Jean De La Fontaine

(1621 - 1695 / Champagne / France)

Jean De La Fontaine Poems

1. The Three Gossips' Wager 1/1/2004
2. The Pack-Saddle 1/1/2004
3. The Princess Betrothed To The King Of Garba 1/1/2004
4. The Progress Of Wit 1/1/2004
5. The Servant Girl Justified 1/1/2004
6. The Picture 1/1/2004
7. The Pitcher 1/1/2004
8. The Dress-Maker 1/1/2004
9. The Hermit 1/1/2004
10. The Glutton 1/1/2004
11. The Muleteer 1/1/2004
12. The Devil In Hell 1/1/2004
13. The Truckers 1/1/2004
14. The Quid Pro Quo; Or The Mistakes 1/1/2004
15. The Spectacles 1/1/2004
16. The Psalter 1/1/2004
17. The River Scamander 1/1/2004
18. The Indiscreet Confessions 1/1/2004
19. The Old Man's Calendar 1/1/2004
20. The Nightingale 1/1/2004
21. The Sick Abbess 1/1/2004
22. To Promise Is One Thing To Keep It, Another 1/1/2004
23. The Ear-Maker And The Mould-Mender 1/1/2004
24. The Magnificent 1/1/2004
25. The Falcon 1/1/2004
26. The Rhemese 1/1/2004
27. The Gascon Punished 1/1/2004
28. The Monks Of Catalonia 1/1/2004
29. The Impossible Thing 1/1/2004
30. The Kiss Returned 1/1/2004
31. The Bucking-Tub 1/1/2004
32. The Eel Pie 1/1/2004
33. The Two Friends 1/1/2004
34. The Dog 1/1/2004
35. The Convent Gardener Of Lamporechio 1/1/2004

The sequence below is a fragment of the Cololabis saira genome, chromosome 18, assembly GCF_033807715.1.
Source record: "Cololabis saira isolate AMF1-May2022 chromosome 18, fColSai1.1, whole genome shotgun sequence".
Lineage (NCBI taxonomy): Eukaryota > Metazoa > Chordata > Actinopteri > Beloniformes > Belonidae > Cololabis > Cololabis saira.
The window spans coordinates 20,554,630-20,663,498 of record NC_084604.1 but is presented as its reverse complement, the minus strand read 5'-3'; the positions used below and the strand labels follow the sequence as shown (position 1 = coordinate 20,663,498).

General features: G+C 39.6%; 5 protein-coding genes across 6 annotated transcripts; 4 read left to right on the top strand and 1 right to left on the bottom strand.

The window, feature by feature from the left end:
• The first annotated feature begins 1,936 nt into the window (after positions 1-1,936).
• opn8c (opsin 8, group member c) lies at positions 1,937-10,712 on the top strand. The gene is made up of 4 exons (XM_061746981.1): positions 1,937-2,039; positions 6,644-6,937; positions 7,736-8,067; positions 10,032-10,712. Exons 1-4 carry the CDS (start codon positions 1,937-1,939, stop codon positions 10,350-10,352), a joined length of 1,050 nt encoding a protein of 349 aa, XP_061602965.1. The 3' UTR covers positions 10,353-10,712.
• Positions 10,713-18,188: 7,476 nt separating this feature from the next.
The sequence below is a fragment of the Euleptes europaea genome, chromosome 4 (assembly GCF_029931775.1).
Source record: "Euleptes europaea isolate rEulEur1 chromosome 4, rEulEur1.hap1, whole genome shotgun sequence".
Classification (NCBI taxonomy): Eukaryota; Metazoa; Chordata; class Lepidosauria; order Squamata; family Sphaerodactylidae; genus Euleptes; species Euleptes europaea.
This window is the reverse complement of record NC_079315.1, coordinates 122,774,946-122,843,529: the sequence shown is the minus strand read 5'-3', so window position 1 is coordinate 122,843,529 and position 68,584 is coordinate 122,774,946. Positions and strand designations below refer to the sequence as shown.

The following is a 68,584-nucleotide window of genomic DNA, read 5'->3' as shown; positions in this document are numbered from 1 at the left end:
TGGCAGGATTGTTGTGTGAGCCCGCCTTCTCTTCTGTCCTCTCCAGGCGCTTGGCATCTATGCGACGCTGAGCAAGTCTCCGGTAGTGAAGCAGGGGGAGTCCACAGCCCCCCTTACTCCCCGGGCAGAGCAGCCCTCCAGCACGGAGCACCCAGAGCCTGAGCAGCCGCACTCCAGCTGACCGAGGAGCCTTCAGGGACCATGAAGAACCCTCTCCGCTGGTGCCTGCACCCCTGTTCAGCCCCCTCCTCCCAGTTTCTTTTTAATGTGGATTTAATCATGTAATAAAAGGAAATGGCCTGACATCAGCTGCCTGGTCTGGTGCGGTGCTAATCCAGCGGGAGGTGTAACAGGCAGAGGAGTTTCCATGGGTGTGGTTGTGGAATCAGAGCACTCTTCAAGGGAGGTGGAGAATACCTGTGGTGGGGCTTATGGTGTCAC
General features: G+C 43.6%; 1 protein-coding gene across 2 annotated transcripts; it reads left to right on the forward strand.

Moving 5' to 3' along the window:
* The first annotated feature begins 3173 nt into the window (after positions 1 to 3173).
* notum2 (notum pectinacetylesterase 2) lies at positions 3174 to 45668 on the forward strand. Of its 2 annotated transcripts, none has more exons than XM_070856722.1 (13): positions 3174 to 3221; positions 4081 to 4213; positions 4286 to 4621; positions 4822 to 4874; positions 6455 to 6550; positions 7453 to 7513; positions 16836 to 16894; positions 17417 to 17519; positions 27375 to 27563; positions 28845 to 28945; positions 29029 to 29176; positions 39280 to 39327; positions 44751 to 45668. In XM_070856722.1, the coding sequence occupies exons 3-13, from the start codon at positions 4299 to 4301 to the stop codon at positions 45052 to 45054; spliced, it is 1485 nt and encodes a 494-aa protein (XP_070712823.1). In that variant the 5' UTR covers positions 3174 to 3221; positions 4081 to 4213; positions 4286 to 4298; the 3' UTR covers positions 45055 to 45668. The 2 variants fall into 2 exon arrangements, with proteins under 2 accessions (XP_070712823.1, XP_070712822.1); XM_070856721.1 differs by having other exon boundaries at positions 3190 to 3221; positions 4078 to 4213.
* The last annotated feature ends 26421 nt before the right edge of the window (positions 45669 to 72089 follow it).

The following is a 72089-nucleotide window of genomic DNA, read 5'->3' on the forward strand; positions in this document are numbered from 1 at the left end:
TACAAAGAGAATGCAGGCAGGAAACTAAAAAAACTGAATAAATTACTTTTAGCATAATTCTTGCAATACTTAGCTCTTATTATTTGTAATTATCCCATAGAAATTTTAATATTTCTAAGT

36. The Little Bell 1/1/2004
37. The Mandrake 1/1/2004
38. The Gascon 1/1/2004
39. The Cradle 1/1/2004
40. The Magic Cup 1/1/2004

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Best Poem of Jean De La Fontaine

The Avaricious Wife And Tricking Gallant

WHO knows the world will never feel surprise,
When men are duped by artful women's eves;
Though death his weapon freely will unfold;
Love's pranks, we find, are ever ruled by gold.
To vain coquettes I doubtless here allude;
But spite of arts with which they're oft endued;
I hope to show (our honour to maintain,)
We can, among a hundred of the train,
Catch one at least, and play some cunning trick:--
For instance, take blithe Gulphar's wily nick,
Who gained (old soldier-like) his ardent aim,
And gratis got an avaricious dame.

LOOK well at this, ye heroes ...

Read the full of The Avaricious Wife And Tricking Gallant


TO serve the shop as 'prentice was the lot;
Of one who had the name of Nicaise got;
A lad quite ignorant beyond his trade,
And what arithmetick might lend him aid;
A perfect novice in the wily art,
That in amours is used to win the heart.
Good tradesmen formerly were late to learn
The tricks that soon in friars we discern;
They ne'er were known those lessons to begin,